Thursday, 18 July 2013

The Arab Spring: The Devil’s-food-cake-you-know vs. the Devil’s-food-cake-you-don’t

It's been over 2 years since the Arab Spring first kicked off and you would be forgiven for asking'What for?'  Over 100,000 Syrians have been killed in the attempt to unseat Bashar al-Assad in Syria, Egypt’s democracy has been rudely interrupted by a coup d'état and American diplomats in Libya, who had supported the deposing of Muammar Qaddafi, were murdered in September 2012. To many, the revolutionary Arab Spring now seems like a damp squib. Has it been worth it? Would the region have been better off without it? Through two cakes I'm going to untangle which is better; the devil's-food-cake-you-know? Or the devil's-food-cake-you-don't. 

Both of these cakes start with the same base and it’s only to the second recipe that I'll add some catalysing ingredients, to give it a bit of a revolutionary kick.

Ingredients - Base

  • High Unemployment 
  • De-legitimisation 
  • Inflation 
  • Social Media 
You need to begin with an autocratic regime, the fundamental ingredient. Without this, the  recipe with simply will not work. It could be in the form of a royal family, or perhaps a dictator who came to power in a coup. Basically they need to be the sole source of power and to have little legitimacy with their own people. For an example you need only think of Egypt's Hosni Mubarak, who had been in power since 1981 or Ben Ali who had run Tunisia since 1987. However it is Colonel Muammar Qaddafi who takes (or should I say took?) the cake,with 42 years in control of Libya. Each of these exerted their own version of autocracy. Mubarak deployed pretend legitimacy, winning office four times but in three of elections no other candidate was allowed to stand. Qaddafi on the other hand, came to power in a revolutionary coup, overthrowing the ruling monarchy. While he allowed a form of symbolic direct-democracy to take place, the General People's Committees, these were largely a sham and he came to rule by decree.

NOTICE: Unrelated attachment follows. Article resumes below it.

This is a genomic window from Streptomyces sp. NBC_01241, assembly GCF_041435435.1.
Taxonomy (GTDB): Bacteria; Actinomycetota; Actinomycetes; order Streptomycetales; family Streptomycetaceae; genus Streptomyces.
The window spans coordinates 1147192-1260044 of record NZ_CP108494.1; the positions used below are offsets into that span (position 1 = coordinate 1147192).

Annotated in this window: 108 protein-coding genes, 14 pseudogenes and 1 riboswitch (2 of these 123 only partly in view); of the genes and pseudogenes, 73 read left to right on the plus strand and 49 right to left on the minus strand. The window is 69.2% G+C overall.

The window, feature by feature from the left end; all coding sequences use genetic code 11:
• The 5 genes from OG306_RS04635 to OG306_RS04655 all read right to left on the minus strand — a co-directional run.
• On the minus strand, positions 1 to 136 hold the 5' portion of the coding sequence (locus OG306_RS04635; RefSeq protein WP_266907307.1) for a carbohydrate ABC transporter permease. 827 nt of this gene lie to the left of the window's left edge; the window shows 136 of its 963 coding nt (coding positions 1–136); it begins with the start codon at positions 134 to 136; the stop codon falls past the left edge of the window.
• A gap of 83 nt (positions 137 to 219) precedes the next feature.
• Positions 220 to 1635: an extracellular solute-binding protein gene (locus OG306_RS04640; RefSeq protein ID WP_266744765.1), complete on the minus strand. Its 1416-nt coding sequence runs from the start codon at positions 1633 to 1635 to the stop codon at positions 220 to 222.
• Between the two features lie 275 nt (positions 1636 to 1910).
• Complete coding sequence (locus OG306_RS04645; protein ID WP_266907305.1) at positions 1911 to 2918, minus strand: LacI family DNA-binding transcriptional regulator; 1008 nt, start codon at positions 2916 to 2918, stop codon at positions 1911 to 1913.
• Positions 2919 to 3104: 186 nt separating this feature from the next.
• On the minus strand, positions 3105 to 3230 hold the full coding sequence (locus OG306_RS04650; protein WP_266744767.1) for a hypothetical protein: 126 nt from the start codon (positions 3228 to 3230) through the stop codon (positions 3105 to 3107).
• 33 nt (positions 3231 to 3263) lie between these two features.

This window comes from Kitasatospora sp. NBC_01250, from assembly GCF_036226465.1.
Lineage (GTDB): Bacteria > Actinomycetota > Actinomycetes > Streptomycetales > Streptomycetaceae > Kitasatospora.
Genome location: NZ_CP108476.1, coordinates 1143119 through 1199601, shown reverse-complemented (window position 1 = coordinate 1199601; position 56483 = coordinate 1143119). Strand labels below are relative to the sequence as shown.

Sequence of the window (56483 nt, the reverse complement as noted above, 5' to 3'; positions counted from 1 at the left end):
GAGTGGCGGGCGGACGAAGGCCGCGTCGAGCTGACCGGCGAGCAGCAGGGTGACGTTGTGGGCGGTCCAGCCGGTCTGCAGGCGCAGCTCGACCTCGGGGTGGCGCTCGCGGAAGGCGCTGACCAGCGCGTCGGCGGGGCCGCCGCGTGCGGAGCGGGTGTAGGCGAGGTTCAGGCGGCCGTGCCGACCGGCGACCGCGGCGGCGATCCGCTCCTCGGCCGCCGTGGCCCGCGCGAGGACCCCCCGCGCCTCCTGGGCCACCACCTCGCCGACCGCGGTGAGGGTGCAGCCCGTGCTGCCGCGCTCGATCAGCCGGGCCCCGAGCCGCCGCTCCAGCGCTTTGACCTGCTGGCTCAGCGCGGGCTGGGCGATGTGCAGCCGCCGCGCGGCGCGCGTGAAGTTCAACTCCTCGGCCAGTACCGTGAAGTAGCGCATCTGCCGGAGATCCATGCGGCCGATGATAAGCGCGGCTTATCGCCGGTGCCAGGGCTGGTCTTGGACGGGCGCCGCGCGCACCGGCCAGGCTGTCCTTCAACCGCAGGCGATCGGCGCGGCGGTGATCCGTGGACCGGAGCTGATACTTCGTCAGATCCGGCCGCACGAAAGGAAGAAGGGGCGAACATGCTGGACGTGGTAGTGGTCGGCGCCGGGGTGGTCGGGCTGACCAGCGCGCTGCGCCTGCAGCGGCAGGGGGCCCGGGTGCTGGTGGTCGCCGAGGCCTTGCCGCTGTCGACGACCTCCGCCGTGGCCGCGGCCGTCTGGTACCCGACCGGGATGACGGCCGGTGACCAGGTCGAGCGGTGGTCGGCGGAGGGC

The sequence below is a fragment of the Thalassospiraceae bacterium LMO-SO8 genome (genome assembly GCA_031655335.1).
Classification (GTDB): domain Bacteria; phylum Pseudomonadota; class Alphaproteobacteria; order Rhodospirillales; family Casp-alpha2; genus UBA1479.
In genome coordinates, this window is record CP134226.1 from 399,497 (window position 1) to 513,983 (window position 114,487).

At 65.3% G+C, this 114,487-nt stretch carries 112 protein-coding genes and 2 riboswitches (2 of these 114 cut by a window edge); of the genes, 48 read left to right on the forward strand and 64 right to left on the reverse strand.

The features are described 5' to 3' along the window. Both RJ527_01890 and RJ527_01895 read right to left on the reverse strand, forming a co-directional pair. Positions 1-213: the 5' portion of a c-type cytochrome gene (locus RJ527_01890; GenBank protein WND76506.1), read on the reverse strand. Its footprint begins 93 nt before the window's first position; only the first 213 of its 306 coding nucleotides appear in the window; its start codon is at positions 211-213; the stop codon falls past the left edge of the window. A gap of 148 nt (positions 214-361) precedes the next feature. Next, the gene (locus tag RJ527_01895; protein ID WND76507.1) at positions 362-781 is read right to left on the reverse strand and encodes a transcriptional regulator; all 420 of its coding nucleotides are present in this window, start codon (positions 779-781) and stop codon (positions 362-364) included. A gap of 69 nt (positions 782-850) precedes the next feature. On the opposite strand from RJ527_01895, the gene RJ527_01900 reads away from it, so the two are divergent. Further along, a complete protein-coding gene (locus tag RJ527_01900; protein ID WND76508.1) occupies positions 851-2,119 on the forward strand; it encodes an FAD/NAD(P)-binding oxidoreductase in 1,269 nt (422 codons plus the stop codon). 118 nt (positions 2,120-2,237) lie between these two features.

To autocracy you now must pour in a healthy dose of oppression. This ingredient is another key element of the recipe and is indeed often found in recipes where an autocracy is the base ingredient; they are natural bedfellows. Oppression is how an autocrat keeps his regime stable, suppressing any tendency in the batter to rise or revolt. On one end of the scale there is repression like Ben Ali's, of Tunisia. His government tightly restricted free expression and attempted to stifle online dissent through hacking and hijacking Facebook and email accounts. On the other end, we had Qaddafi who, in the name of a 'permanent revolution', banned all private ownership and retail trade, eradicated the free press and subverted the civil service and military service. Quite apart from the crippling lack of expression the  populace suffered, this oppression could have some quite nasty side-effects. In Syria, anyone who expressed dissent or an opinion differing from that of Assad, would often find themselves in the hands of the Mukharabat, the regime's secret police. This most often meant torture for the dissident and sometimes death.  

Into this mix we add a hearty glug of kleptocracy and a sprinkling of corruption, other   complementary ingredients. In an autocracy, with no civil society to contain the actions of the ruling class, those in power are free to plunder a country's wealth and resources. Back to Colonel Qaddafi, while his people starved he quite literally sat on a golden sofa in the shape of a mermaid. (I'm not even kidding. The wealth of nation does not buy taste apparently.) He and his family used Libya's huge oil resources to fund a life of luxury and as a result of Libya's corruption (and the ban on private enterprise) the economy stagnated. Similar, less extreme, situations existed in Egypt and Tunisia. Both created a type of crony capitalism which benefited only the ruling class and their friends, and not the majority of the population. In Egypt, this created a privileged elite, while the majority of the rest of the population lived on less than $2 a day. To compound this financial hardship, supposedly cheap public services, such as education or even obtaining a driving licence, became increasingly expensive due to corrupt off-the book-payments. The situation was similar in Tunisia where no investment deal could happen without a kick-back to the ruling family. Ben Ali's network of relations garnered the rather Mafioso title of 'the Family' while he was in power and with good reason - over half of Tunisia's business elite were personally related to Ben Ali.